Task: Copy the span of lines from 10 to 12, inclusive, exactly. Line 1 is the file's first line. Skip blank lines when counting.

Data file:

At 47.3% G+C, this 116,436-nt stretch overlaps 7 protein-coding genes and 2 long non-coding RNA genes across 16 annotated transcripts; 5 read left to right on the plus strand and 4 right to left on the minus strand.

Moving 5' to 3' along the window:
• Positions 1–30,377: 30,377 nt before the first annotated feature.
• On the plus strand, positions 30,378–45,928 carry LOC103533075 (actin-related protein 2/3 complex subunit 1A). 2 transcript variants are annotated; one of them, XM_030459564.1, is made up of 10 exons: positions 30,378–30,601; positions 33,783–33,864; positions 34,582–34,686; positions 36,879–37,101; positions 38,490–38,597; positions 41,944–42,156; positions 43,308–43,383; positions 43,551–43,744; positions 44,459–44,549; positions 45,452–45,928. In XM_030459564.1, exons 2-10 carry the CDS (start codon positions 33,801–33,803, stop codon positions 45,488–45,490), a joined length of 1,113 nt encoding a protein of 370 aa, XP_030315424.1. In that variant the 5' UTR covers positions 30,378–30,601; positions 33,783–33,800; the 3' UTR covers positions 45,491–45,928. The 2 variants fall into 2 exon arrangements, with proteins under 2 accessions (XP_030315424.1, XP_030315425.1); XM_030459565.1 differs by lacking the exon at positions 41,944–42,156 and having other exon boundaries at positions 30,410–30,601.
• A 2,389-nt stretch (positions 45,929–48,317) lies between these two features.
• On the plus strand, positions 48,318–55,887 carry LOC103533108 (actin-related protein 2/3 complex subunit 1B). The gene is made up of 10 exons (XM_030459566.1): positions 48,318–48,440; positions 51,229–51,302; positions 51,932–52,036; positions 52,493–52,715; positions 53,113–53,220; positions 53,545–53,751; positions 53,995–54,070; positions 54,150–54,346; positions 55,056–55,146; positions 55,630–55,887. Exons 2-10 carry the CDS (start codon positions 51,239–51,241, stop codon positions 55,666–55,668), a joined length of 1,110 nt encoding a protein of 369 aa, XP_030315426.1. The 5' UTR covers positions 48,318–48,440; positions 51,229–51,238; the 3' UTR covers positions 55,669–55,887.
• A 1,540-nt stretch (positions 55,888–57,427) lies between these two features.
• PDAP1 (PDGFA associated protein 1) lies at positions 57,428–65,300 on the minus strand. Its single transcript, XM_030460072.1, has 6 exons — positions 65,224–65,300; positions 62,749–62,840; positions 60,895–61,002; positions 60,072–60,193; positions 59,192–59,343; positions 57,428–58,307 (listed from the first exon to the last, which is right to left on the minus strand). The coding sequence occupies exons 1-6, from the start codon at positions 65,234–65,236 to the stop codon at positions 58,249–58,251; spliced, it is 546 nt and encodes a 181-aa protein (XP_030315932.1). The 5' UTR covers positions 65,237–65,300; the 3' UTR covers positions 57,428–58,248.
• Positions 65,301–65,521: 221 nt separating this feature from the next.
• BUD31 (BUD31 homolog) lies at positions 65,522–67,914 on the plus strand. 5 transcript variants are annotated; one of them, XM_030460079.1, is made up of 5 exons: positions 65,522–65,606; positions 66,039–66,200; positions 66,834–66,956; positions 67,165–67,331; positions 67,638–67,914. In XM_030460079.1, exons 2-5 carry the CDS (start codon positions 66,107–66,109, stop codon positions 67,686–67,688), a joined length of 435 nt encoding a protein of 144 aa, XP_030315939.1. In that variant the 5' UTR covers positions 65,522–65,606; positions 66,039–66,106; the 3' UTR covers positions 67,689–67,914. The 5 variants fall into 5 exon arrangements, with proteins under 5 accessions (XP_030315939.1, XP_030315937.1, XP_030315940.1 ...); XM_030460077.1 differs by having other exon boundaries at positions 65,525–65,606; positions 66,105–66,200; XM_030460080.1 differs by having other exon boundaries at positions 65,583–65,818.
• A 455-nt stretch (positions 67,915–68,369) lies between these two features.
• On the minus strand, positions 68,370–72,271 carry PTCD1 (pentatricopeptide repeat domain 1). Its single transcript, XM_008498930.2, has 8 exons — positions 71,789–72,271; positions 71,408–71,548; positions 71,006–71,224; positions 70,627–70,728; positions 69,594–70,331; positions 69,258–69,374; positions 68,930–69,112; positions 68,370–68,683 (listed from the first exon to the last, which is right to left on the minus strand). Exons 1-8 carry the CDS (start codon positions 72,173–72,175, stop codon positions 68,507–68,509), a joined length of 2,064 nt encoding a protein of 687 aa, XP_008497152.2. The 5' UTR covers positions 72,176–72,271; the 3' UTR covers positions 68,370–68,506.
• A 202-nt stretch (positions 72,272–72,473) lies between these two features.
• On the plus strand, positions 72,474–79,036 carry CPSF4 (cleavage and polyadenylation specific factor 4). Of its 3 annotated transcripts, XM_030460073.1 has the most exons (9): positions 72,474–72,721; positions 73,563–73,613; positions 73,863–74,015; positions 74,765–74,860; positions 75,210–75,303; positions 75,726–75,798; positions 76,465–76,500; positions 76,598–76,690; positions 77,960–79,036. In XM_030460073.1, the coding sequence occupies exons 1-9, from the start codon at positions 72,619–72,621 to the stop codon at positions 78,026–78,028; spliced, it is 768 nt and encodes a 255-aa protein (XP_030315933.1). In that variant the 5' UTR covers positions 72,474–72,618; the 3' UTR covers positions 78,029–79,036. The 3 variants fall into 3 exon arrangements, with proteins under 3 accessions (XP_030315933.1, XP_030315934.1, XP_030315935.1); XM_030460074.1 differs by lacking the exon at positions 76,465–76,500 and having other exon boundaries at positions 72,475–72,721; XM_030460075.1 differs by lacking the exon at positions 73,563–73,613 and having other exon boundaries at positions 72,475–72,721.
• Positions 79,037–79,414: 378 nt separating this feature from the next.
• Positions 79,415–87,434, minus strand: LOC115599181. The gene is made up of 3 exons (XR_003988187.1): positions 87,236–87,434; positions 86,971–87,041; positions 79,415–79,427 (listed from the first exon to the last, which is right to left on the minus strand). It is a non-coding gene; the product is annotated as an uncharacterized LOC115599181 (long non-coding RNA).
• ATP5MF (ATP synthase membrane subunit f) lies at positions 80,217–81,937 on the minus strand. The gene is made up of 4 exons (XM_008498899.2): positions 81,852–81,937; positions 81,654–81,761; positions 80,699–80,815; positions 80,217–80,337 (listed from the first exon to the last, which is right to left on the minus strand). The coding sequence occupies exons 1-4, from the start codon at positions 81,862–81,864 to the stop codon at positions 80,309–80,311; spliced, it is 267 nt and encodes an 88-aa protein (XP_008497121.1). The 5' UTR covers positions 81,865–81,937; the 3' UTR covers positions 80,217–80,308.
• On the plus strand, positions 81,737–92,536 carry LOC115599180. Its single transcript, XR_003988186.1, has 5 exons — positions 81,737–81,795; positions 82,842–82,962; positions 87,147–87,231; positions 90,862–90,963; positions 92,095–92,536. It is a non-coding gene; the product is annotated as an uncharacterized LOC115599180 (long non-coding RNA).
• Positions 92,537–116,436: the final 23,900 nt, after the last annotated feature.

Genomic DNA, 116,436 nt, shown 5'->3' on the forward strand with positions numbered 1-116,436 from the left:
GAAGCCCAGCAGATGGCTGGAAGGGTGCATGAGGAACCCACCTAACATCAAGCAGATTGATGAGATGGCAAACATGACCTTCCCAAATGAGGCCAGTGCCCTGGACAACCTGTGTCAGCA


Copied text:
• BUD31 (BUD31 homolog) lies at positions 65,522–67,914 on the plus strand. 5 transcript variants are annotated; one of them, XM_030460079.1, is made up of 5 exons: positions 65,522–65,606; positions 66,039–66,200; positions 66,834–66,956; positions 67,165–67,331; positions 67,638–67,914. In XM_030460079.1, exons 2-5 carry the CDS (start codon positions 66,107–66,109, stop codon positions 67,686–67,688), a joined length of 435 nt encoding a protein of 144 aa, XP_030315939.1. In that variant the 5' UTR covers positions 65,522–65,606; positions 66,039–66,106; the 3' UTR covers positions 67,689–67,914. The 5 variants fall into 5 exon arrangements, with proteins under 5 accessions (XP_030315939.1, XP_030315937.1, XP_030315940.1 ...); XM_030460077.1 differs by having other exon boundaries at positions 65,525–65,606; positions 66,105–66,200; XM_030460080.1 differs by having other exon boundaries at positions 65,583–65,818.
• A 455-nt stretch (positions 67,915–68,369) lies between these two features.
• On the minus strand, positions 68,370–72,271 carry PTCD1 (pentatricopeptide repeat domain 1). Its single transcript, XM_008498930.2, has 8 exons — positions 71,789–72,271; positions 71,408–71,548; positions 71,006–71,224; positions 70,627–70,728; positions 69,594–70,331; positions 69,258–69,374; positions 68,930–69,112; positions 68,370–68,683 (listed from the first exon to the last, which is right to left on the minus strand). Exons 1-8 carry the CDS (start codon positions 72,173–72,175, stop codon positions 68,507–68,509), a joined length of 2,064 nt encoding a protein of 687 aa, XP_008497152.2. The 5' UTR covers positions 72,176–72,271; the 3' UTR covers positions 68,370–68,506.